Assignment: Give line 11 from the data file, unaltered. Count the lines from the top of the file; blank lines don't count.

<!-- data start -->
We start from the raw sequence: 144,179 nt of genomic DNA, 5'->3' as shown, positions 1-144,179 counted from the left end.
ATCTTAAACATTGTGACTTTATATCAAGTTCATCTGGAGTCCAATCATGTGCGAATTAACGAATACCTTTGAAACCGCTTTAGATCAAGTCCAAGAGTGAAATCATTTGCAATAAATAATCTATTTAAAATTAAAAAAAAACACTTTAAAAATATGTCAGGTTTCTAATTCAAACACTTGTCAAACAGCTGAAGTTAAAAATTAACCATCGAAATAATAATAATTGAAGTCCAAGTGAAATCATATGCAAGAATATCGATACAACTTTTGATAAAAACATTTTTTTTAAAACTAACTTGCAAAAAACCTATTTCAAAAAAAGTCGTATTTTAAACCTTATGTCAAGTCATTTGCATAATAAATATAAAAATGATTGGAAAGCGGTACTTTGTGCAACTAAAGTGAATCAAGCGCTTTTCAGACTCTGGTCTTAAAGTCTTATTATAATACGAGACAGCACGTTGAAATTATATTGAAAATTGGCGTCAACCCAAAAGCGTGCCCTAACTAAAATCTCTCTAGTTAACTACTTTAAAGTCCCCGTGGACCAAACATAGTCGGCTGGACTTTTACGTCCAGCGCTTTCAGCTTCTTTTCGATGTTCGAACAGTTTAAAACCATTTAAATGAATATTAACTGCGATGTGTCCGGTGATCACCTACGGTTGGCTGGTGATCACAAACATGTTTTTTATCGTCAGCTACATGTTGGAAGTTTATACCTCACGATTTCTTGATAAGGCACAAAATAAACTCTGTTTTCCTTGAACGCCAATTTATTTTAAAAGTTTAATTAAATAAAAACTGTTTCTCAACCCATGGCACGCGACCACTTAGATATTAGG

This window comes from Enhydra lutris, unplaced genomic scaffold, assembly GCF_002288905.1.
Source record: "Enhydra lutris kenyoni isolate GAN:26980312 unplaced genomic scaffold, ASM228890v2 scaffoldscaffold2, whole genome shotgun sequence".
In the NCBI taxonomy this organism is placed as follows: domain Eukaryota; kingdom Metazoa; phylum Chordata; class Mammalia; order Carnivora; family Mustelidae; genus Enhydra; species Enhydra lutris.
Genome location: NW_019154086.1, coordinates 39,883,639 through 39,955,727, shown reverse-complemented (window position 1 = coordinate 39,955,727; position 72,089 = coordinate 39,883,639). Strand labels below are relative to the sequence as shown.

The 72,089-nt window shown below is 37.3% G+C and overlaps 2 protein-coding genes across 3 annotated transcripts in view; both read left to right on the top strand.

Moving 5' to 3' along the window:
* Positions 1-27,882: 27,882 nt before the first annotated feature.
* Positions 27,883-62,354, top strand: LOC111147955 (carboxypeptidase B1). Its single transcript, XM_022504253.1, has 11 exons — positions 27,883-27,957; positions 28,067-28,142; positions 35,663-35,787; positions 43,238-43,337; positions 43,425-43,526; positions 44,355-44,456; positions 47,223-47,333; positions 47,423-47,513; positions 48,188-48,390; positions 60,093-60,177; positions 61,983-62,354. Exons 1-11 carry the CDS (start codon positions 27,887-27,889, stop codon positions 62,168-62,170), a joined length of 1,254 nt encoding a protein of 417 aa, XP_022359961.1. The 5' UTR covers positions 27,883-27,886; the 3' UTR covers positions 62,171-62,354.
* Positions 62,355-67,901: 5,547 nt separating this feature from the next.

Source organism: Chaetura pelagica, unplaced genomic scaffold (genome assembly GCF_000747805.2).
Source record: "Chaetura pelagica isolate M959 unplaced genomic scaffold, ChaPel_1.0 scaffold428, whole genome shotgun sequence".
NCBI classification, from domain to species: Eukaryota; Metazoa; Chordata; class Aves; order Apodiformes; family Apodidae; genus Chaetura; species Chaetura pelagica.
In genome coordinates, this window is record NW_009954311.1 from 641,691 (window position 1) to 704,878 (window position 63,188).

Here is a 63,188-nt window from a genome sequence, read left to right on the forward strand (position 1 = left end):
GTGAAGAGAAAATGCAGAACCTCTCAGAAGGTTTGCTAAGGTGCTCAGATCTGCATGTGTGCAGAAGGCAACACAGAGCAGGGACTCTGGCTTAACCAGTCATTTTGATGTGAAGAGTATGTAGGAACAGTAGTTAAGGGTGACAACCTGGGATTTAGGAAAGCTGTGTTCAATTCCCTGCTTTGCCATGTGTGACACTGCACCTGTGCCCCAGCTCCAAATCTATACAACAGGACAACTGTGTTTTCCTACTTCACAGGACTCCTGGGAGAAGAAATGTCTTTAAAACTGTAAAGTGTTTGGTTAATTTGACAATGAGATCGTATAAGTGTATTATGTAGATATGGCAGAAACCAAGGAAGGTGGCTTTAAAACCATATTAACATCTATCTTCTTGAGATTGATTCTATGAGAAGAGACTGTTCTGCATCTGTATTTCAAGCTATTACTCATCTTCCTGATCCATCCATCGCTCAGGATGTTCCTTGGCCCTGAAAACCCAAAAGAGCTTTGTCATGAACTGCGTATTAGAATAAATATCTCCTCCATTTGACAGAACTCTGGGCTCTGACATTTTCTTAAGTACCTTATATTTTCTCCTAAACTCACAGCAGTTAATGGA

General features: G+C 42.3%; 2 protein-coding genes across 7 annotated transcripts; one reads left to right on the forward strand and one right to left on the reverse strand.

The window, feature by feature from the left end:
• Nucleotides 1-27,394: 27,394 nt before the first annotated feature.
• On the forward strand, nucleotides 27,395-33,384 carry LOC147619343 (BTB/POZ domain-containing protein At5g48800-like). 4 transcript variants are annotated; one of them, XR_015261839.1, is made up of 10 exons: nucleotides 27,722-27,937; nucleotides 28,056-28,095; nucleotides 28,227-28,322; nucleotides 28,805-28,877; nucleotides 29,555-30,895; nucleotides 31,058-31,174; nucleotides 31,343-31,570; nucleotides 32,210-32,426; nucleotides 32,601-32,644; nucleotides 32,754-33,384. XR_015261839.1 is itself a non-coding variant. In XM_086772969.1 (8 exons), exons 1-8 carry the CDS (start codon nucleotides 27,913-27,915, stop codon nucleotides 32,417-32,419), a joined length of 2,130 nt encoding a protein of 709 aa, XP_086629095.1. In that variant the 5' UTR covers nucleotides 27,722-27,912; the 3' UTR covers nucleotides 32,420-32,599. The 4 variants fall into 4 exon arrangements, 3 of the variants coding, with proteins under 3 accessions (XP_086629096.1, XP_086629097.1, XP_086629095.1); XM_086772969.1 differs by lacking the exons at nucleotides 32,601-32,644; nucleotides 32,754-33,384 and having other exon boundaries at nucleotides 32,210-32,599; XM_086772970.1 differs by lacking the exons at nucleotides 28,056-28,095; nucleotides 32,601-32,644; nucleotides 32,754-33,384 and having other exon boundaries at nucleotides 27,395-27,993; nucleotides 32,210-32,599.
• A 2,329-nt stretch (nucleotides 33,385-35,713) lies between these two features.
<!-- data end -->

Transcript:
* Positions 62,355-67,901: 5,547 nt separating this feature from the next.